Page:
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dc.contributor.authorZhang, Haiminen_US
dc.contributor.authorLiu, Porunen_US
dc.contributor.authorLiu, Xiaoluen_US
dc.contributor.authorZhang, Shanqingen_US
dc.contributor.authorYao, Xiangdongen_US
dc.contributor.authorAn, Taichengen_US
dc.contributor.authorAmal, Roseen_US
dc.contributor.authorZhao, Huijunen_US
dc.date.accessioned2017-05-03T15:16:23Z
dc.date.available2017-05-03T15:16:23Z
dc.date.issued2010en_US
dc.date.modified2010-10-08T06:55:38Z
dc.identifier.issn0743-7463en_US
dc.identifier.doi10.1021/la1005314en_AU
dc.identifier.urihttp://hdl.handle.net/10072/34464
dc.description.abstractThis work reports a facile approach to fabricate a perpendicularly aligned and highly ordered TiO2 nanorod/nanotube (NR/NT) adjacent film by directly anodizing a modified titanium foil. The titanium foil substrate was modified with a layer of crystalline TiO2 film via a hydrothermal process in 0.05 M (NH4)2S2O8. The resultant NR/NT architecture consists of a highly ordered nanorod top layer that directly adjoins to a highly ordered nanotube array bottom layer. The thickness of the top nanorod layer was 90 nm with average nanorod diameter of 22 nm after 20 min of anodization. The thickness of the bottom nanotube array layer was found to be ca. 250 nm after 20 min of anodization, having an average outer and inner tubular diameters of 120 and 80 nm, respectively. A broad implication of the method is that a simple modification to the substrate surface can lead to new forms of nanostructures. For as-anodized NR/NT samples, XRD analysis reveals that the nanorods are of anatase TiO2 crystalline form while the nanotubes are amorphous. Anatase TiO2 crystalline form of NR/NT film with high crystallinity can be obtained by thermally treating the as-anodized sample at 450 àfor 2 h in air. The resultant NR/NT film was used as a photoanode for photoactivity evaluation. Comparing with a nanotube array photoanode prepared by direct anodization of unmodified titanium foil, the NR/NT photoanode exhibits a unique feature of selective photocatalytic oxidation toward organics, which makes it very attractive to photocatalytic degradation of organic pollutants, sensing, and other applications.en_US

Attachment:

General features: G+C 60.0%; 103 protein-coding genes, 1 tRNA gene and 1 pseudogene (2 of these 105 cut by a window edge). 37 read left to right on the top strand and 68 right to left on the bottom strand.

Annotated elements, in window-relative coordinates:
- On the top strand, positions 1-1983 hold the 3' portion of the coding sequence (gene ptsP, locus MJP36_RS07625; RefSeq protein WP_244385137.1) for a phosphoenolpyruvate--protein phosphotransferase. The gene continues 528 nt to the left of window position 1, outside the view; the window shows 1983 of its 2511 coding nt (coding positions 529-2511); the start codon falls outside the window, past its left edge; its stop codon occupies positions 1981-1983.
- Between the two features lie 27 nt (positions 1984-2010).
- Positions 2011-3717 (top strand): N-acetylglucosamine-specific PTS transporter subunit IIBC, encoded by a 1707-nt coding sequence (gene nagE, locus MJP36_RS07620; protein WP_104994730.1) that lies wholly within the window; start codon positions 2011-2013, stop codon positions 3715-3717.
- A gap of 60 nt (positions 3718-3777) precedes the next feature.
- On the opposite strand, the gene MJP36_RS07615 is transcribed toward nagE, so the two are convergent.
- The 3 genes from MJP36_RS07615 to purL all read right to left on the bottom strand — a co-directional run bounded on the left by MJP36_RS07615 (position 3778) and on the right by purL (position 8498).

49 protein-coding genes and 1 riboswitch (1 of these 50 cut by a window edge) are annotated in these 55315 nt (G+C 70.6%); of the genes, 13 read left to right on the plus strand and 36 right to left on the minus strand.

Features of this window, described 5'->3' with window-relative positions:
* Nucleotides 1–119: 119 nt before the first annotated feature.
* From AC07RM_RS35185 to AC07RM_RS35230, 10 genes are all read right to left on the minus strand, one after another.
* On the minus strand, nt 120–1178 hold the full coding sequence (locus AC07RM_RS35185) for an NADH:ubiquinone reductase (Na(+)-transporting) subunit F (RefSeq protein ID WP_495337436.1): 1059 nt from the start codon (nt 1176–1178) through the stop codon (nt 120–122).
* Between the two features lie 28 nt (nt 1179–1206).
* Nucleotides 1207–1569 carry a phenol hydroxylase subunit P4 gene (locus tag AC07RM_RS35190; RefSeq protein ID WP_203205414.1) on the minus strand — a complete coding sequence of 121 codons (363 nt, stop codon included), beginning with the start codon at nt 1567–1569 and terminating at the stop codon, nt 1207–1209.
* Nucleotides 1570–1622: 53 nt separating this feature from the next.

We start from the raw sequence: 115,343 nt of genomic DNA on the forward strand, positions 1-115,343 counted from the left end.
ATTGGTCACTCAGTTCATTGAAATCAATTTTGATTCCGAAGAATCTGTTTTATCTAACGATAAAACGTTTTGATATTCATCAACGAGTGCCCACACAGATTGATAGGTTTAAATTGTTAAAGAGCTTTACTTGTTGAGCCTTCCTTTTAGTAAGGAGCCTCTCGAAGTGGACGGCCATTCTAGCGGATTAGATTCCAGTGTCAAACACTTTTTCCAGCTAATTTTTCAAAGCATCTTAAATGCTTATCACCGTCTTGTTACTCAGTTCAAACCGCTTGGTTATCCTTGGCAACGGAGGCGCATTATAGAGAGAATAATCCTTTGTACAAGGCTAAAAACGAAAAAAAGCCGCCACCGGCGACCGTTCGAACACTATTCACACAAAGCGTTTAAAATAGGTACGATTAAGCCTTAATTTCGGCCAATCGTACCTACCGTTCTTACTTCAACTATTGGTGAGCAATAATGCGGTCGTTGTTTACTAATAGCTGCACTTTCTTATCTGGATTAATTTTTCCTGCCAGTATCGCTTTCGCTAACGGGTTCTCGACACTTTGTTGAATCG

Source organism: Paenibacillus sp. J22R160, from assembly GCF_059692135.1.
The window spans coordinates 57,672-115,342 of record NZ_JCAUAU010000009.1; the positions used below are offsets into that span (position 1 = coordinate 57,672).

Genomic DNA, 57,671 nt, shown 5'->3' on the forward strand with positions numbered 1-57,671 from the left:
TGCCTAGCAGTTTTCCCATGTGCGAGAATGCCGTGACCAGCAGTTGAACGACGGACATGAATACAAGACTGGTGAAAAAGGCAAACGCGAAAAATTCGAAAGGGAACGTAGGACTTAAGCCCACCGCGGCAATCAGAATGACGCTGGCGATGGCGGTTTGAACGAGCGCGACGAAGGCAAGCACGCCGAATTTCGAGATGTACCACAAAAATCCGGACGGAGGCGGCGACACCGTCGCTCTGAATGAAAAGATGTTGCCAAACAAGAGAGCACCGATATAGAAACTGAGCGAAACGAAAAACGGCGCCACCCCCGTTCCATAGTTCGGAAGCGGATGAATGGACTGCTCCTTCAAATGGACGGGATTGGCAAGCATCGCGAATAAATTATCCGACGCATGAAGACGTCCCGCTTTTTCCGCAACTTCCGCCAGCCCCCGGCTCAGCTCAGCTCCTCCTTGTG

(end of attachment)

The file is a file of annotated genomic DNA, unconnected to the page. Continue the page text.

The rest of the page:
dc.description.peerreviewedYesen_US
dc.description.publicationstatusYesen_AU
dc.languageEnglishen_US
dc.language.isoen_AU
dc.publisherAmerican Chemical Societyen_US
dc.publisher.placeUnited Statesen_US
dc.relation.ispartofstudentpublicationNen_AU
dc.relation.ispartofpagefrom11226en_US
dc.relation.ispartofpageto11232en_US
dc.relation.ispartofissue13en_US
dc.relation.ispartofjournalLangmuiren_US
dc.relation.ispartofvolume26en_US
dc.rights.retentionYen_AU
dc.subject.fieldofresearchSolid State Chemistryen_US
dc.subject.fieldofresearchEnvironmental Sciences not elsewhere classifieden_US
dc.subject.fieldofresearchEnvironmental Technologiesen_US
dc.subject.fieldofresearchcode030206en_US
dc.subject.fieldofresearchcode059999en_US
dc.subject.fieldofresearchcode090703en_US
dc.titleFabrication of Highly Ordered TiO2 Nanorod/Nanotube Adjacent Arrays for Photoelectrochemical Applicationsen_US
dc.typeJournal articleen_US
dc.type.descriptionC1 - Peer Reviewed (HERDC)en_US
dc.type.codeC - Journal Articlesen_US
gro.facultyGriffith Sciences, Griffith School of Environmenten_US
gro.rights.copyrightCopyright 2010 American Chemical Society. Self-archiving of the author-manuscript version is not yet supported by this publisher. Please refer to the journal link for access to the definitive, published version or contact the authors for more information.en_AU
gro.date.issued2010
gro.hasfulltextNo Full Text


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